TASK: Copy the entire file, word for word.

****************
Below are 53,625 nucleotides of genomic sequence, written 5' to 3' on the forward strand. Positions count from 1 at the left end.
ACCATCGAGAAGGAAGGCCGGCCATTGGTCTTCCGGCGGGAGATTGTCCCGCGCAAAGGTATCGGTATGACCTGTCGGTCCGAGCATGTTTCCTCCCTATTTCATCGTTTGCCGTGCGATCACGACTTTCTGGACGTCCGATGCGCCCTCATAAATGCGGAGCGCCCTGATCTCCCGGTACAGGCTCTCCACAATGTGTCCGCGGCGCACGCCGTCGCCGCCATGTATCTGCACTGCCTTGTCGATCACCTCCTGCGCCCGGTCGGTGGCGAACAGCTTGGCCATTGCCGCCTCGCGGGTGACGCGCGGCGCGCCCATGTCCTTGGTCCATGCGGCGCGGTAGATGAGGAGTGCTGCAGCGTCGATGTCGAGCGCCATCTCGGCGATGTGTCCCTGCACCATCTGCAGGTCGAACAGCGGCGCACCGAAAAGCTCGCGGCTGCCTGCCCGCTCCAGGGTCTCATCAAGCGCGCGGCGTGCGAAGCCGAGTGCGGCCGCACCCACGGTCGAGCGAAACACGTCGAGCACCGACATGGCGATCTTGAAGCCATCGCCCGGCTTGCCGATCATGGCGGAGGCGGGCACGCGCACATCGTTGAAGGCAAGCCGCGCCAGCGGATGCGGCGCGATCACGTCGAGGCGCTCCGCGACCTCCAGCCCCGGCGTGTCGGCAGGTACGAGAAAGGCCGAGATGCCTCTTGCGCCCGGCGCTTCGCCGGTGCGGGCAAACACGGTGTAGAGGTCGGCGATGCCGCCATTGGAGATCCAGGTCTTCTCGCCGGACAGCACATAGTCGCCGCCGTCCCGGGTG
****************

Below are 53,625 nucleotides of genomic sequence, written 5' to 3' on the forward strand. Positions count from 1 at the left end.
ACCATCGAGAAGGAAGGCCGGCCATTGGTCTTCCGGCGGGAGATTGTCCCGCGCAAAGGTATCGGTATGACCTGTCGGTCCGAGCATGTTTCCTCCCTATTTCATCGTTTGCCGTGCGATCACGACTTTCTGGACGTCCGATGCGCCCTCATAAATGCGGAGCGCCCTGATCTCCCGGTACAGGCTCTCCACAATGTGTCCGCGGCGCACGCCGTCGCCGCCATGTATCTGCACTGCCTTGTCGATCACCTCCTGCGCCCGGTCGGTGGCGAACAGCTTGGCCATTGCCGCCTCGCGGGTGACGCGCGGCGCGCCCATGTCCTTGGTCCATGCGGCGCGGTAGATGAGGAGTGCTGCAGCGTCGATGTCGAGCGCCATCTCGGCGATGTGTCCCTGCACCATCTGCAGGTCGAACAGCGGCGCACCGAAAAGCTCGCGGCTGCCTGCCCGCTCCAGGGTCTCATCAAGCGCGCGGCGTGCGAAGCCGAGTGCGGCCGCACCCACGGTCGAGCGAAACACGTCGAGCACCGACATGGCGATCTTGAAGCCATCGCCCGGCTTGCCGATCATGGCGGAGGCGGGCACGCGCACATCGTTGAAGGCAAGCCGCGCCAGCGGATGCGGCGCGATCACGTCGAGGCGCTCCGCGACCTCCAGCCCCGGCGTGTCGGCAGGTACGAGAAAGGCCGAGATGCCTCTTGCGCCCGGCGCTTCGCCGGTGCGGGCAAACACGGTGTAGAGGTCGGCGATGCCGCCATTGGAGATCCAGGTCTTCTCGCCGGACAGCACATAGTCGCCGCCGTCCCGGGTG